Man working in a warehouse

Four Easy Tips to Improve Workplace Safety

Workplace injuries and illnesses can take a toll on a small business, ranging from lower productivity to higher costs associated with workers’ compensation insurance. According to the Occupational Safety and Health Administration (OSHA), implementing a workplace safety plan is one of the most important steps businesses can take to manage their risks and prevent workers from getting hurt or sick.

At EMPLOYERS, we approach workplace safety strategically, with an eye toward reducing claims and controlling insurance-related costs for policyholders.

Here are four quick tips to help you get started establishing a safe workplace:

  1. Evaluate potential risks. “Walk the floors” of your business regularly to spot potential hazards. This includes observing workers performing the tasks associated with their jobs as well as any potential situational risks. For example, if you own restaurant with a soda fountain, make sure your employees routinely check for spills that could cause workers to slip, trip, or fall. Thinking critically about how and where your employees could get injured is important in mitigating the risks associated with potential hazards.
  2. Plan and problem-solve. Once you’ve identified a potential hazard, write it down and share the procedures that employees should follow to reduce the safety risk. Often times, the solutions are simple and straightforward. For example, in the above case of wet floors, make sure employees know where to access a mop and bucket for quick clean-ups, and post appropriate signage to warn people about wet spots on the floor.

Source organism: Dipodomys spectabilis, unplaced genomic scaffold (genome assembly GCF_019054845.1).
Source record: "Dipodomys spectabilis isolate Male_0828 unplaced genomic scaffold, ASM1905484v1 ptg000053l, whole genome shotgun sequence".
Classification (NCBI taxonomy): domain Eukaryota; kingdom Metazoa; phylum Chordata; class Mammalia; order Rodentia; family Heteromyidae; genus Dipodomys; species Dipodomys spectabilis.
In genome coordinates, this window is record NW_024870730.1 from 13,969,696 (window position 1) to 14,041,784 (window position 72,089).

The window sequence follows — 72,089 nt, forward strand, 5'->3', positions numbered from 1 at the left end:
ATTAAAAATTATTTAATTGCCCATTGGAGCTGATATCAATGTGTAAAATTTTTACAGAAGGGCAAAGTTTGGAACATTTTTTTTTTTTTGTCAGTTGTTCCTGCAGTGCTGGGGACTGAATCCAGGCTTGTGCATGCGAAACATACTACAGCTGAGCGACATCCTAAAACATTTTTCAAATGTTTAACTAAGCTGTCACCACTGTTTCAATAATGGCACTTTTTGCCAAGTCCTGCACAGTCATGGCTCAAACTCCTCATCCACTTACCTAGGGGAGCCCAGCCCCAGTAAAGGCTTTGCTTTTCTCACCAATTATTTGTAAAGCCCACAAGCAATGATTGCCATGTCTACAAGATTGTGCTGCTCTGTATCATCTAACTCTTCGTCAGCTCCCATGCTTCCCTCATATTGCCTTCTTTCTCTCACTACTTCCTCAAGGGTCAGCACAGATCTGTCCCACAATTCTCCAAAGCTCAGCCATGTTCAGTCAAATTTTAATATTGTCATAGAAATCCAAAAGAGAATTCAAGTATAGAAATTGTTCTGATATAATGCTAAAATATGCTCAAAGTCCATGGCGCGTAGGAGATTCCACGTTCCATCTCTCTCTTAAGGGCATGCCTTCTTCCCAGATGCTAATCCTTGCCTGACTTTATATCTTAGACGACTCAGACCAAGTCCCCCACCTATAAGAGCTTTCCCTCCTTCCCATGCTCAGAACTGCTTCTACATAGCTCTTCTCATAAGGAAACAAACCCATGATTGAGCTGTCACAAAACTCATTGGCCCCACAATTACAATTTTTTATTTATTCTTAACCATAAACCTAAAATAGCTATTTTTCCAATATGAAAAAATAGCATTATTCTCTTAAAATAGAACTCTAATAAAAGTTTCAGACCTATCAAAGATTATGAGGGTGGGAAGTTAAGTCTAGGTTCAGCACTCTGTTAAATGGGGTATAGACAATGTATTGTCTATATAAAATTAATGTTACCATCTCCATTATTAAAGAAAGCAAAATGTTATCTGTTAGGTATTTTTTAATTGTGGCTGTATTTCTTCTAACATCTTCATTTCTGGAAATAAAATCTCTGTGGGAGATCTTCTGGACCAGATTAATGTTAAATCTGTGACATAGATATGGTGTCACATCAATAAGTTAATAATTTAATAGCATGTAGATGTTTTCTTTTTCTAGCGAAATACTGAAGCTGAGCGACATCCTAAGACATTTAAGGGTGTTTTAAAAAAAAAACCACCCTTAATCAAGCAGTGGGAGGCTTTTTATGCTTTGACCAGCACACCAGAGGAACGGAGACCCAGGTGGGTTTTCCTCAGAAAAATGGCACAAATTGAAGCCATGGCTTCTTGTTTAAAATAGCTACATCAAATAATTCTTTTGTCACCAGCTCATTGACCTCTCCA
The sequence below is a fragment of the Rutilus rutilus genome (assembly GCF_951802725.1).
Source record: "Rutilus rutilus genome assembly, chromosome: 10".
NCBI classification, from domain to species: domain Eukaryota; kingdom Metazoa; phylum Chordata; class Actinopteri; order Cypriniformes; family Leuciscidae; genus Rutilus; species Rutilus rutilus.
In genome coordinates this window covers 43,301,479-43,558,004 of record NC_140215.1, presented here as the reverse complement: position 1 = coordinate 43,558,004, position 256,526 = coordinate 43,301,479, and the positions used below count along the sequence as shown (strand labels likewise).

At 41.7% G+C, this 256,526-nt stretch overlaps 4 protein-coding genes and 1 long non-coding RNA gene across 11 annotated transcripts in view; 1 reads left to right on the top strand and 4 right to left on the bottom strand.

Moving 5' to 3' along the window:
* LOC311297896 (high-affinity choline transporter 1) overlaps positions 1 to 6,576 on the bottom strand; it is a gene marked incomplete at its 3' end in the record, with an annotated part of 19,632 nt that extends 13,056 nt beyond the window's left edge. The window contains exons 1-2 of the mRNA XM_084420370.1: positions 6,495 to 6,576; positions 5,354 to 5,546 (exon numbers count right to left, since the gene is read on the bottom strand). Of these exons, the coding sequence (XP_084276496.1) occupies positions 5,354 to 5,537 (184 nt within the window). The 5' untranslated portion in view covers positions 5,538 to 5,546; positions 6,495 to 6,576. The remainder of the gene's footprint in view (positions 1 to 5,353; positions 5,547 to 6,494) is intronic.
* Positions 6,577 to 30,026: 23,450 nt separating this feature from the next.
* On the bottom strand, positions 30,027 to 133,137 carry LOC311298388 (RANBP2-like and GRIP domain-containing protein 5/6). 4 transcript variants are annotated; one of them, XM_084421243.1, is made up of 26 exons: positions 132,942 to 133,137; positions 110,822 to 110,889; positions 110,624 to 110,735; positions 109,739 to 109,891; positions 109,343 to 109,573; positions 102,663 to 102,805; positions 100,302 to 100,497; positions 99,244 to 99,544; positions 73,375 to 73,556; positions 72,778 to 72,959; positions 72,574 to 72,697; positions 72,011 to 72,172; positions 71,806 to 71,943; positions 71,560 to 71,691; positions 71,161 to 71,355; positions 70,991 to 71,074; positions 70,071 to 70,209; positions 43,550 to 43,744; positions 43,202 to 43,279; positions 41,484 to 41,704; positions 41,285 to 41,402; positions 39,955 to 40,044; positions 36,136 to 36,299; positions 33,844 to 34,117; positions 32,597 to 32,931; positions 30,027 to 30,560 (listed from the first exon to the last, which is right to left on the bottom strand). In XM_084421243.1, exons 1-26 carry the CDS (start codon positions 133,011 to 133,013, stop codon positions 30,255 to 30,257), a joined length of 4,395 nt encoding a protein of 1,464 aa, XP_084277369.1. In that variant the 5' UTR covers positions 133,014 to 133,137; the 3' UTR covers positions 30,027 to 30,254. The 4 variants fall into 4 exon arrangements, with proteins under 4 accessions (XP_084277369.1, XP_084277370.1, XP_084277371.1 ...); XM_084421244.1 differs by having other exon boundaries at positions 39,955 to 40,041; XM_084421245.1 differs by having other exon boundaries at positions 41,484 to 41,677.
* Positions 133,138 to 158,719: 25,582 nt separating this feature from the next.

3. Practice makes permanent. Reinforce proper procedures by making sure workers are practicing safety procedures. Ask your workers’ compensation insurance carrier or agent for available training materials they may be able to provide. Some offer industry-specific materials on topics such as accident investigations and blood-borne pathogen risks. OSHA is also an excellent source for additional resources.
  4. Remind. Placing signage in breakrooms and around areas of high-risk, like hot stove tops or grills, helps keep safety polices front and center for all workers. OSHA provides safety information and posters that can be accessed online at no charge. Your workers’ compensation carrier may also have materials to help keep your workplace safe.

While these tips are good reminders for business owners, we also recommend designing and implementing a comprehensive safety plan to help reduce workplace injuries, illnesses and fatalities. It may also help control workers’ compensation costs and improve business productivity. As a business owner, you can help protect your employees and your business by demonstrating your commitment to safety and regularly reinforcing the important role everyone has in creating a safe working environment. You can find additional information in our whitepaper – Loss Control: Creating a Culture of Workplace Safety, or contact your insurance carrier.